The vultures seemed to have adapted the urban world pretty well

 

The vulture crisis started only in mid 90s, when news of mass vulture deaths were reported in the local news frequently. The news reported deaths of hundreds of vultures in single instances, where they were found just found dead in a span of few square meters.  They were lying on grounds, hanging from trees, nests and in all possible posture. Initially it was thought to be as some poisonous drug in the carcasses they eat and taken lightly. Those incidents happening across all the zones in India were believed to be independent of each other. As news were reported almost daily from one place or the another, scientists took some initiatives but they were just mystified. For years these news took important place in the news media but slowly declined. The common people realized probably the death are reducing, but in reality, the groups of vultures started declining catastrophically from everywhere, so the death numbers of the vultures, to be able to find a place in the news media.

 

In the last decade dead Vultures were carried away like this in tens-hundreds in India. They were found dead everywhere, hanging from trees, in the nests or lying on the ground!

 

For more than a decade, these large birds faced deaths without a known reason to the scientists. It was as late as 2004, when scientists in the United States identified the cause: the drug Diclofenac. Diclofenac, an anti-inflammatory agent, has been deployed successfully in human medicine for decades. In most EU countries medication containing Diclofenac is only approved for treatment of humans. In India, Pakistan and Nepal it has been deployed in veterinary medicine as well since the 90s, in particular for livestock. When vultures feed on cattle carcasses, they too ingest the drug. The drug acts as a fatal poison to the vultures and they die from kidney failure.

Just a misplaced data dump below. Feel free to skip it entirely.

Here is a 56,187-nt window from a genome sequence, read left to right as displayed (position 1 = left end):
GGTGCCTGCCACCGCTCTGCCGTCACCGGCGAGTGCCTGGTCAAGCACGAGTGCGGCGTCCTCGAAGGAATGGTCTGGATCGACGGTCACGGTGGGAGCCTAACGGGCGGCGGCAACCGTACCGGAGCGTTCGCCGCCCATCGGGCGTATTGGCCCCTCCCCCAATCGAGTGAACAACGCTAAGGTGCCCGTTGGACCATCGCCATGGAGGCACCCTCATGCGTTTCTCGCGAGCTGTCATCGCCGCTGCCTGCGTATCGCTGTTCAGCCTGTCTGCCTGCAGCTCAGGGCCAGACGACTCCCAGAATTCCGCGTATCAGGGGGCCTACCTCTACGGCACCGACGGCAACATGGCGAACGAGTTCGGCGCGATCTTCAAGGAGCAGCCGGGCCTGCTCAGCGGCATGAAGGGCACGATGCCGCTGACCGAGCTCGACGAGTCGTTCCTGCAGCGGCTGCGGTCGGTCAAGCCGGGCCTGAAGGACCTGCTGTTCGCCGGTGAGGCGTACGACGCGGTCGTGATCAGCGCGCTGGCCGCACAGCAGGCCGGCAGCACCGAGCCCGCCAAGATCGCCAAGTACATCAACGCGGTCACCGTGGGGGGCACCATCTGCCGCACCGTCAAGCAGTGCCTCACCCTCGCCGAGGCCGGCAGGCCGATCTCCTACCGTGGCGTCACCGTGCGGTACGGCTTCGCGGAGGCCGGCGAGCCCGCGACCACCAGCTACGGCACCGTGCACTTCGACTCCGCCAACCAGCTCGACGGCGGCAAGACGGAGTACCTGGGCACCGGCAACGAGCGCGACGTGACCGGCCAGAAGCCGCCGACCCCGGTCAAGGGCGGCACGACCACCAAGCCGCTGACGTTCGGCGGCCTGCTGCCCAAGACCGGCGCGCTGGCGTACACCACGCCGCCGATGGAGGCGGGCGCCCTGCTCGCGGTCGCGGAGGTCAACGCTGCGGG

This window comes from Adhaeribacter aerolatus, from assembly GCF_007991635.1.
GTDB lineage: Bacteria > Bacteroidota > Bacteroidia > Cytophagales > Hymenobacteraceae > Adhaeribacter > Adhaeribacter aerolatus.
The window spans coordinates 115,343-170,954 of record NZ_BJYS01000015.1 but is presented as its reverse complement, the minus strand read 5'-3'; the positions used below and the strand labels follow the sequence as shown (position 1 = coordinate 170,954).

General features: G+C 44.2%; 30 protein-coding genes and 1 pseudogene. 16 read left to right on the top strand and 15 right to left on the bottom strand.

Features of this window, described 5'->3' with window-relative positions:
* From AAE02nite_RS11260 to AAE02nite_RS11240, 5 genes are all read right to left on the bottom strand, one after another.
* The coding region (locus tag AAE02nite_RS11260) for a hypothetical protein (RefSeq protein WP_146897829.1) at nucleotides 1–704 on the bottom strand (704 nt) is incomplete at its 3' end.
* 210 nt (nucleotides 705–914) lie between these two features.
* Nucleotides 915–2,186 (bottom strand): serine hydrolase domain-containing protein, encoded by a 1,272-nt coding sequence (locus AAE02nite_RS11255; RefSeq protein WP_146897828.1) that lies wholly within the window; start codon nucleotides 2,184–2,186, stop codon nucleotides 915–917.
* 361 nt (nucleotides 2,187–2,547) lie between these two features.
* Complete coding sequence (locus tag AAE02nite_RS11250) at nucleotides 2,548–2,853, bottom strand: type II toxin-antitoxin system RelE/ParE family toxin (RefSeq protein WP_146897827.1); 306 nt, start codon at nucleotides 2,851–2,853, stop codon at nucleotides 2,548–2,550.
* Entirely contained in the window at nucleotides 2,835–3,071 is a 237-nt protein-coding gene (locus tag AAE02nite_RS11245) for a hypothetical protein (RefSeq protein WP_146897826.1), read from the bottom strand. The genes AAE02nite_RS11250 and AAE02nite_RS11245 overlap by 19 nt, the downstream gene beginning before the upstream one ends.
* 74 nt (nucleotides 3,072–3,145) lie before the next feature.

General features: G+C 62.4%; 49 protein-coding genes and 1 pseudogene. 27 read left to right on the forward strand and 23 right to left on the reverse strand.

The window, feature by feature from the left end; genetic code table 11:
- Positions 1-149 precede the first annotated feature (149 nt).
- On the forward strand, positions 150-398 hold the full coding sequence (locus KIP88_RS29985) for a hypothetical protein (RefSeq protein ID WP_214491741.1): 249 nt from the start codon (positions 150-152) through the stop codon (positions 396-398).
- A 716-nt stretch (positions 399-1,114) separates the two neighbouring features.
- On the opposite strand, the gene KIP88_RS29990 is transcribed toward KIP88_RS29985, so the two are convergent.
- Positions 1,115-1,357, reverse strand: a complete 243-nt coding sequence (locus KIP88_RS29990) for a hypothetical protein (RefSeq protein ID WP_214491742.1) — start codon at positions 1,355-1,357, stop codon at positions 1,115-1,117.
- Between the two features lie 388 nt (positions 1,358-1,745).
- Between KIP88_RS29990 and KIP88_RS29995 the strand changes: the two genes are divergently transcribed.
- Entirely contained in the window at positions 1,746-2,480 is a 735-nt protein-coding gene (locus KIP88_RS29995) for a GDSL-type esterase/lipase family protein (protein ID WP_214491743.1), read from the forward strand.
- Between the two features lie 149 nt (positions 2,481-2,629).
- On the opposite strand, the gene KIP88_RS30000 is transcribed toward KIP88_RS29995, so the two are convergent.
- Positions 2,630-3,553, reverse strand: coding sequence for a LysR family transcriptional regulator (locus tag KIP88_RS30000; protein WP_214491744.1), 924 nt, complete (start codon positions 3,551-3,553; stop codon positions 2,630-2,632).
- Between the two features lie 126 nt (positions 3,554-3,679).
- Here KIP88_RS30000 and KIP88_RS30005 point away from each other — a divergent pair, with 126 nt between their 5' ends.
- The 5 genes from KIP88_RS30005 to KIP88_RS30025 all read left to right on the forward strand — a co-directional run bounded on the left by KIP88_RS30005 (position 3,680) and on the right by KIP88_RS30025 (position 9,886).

The poor vultures died in thousands without a known reason at that time

 

Though the cause was discovered in 2004, it took the government in India and also Pakistan, Nepal two years to banned the medicine. In May 2006, the medicine was banned, but by that time almost 97% of the total vulture population was wiped out.

The medicine was banned, but due to other obvious reasons like habitat loss, etc. the vulture populations kept on declining in the Indian subcontinent. Now it is estimated that almost 99% of the vulture population vanished from nature in just 15 years.

Indian subcontinent is home to three vulture species, Slender-billed Vulture, Indian Vulture and Indian White-rumped Vulture. Currently only less than thousand individuals are believed to be alived from each species! They are now restricted to very small pockets in the country. The white-rumped Vulture weighs 3.5-7.5 kg (7.7-16.5 lbs), measures 89-93 cm (30-37 in) in length, and has a wingspan of about 260 cm (8.6 ft). Slender-billed and Indian Vultures weigh between 5.5 and 6.3 kg (12-13.9 lbs) and measuring 80-100 cm (32-40 in) long and 205 to 229 cm (81-91 in) across the wings.

 

Vultures are now found in small pockets in Indian subcontitent, with a total population of around a thousand - courtesy misiku1@flickr

 

The RSPB (BirdLife in the UK) and Bombay Natural History Society (BNHS, BirdLife in India) are pioneers in creating awareness on this crtically endangered bird. They have set up vulture breeding centres in northern India, West Bengal, Assam and also have been working on a campaign “Saving Asia’s Vultures from Extinction (SAVE)” across all three countries, India, Nepal and Pakistan. Some government initiatives have been also started and many centers across the country are opened in recent years. SAVE which is in place for more than five years now is the last hope for the vultures.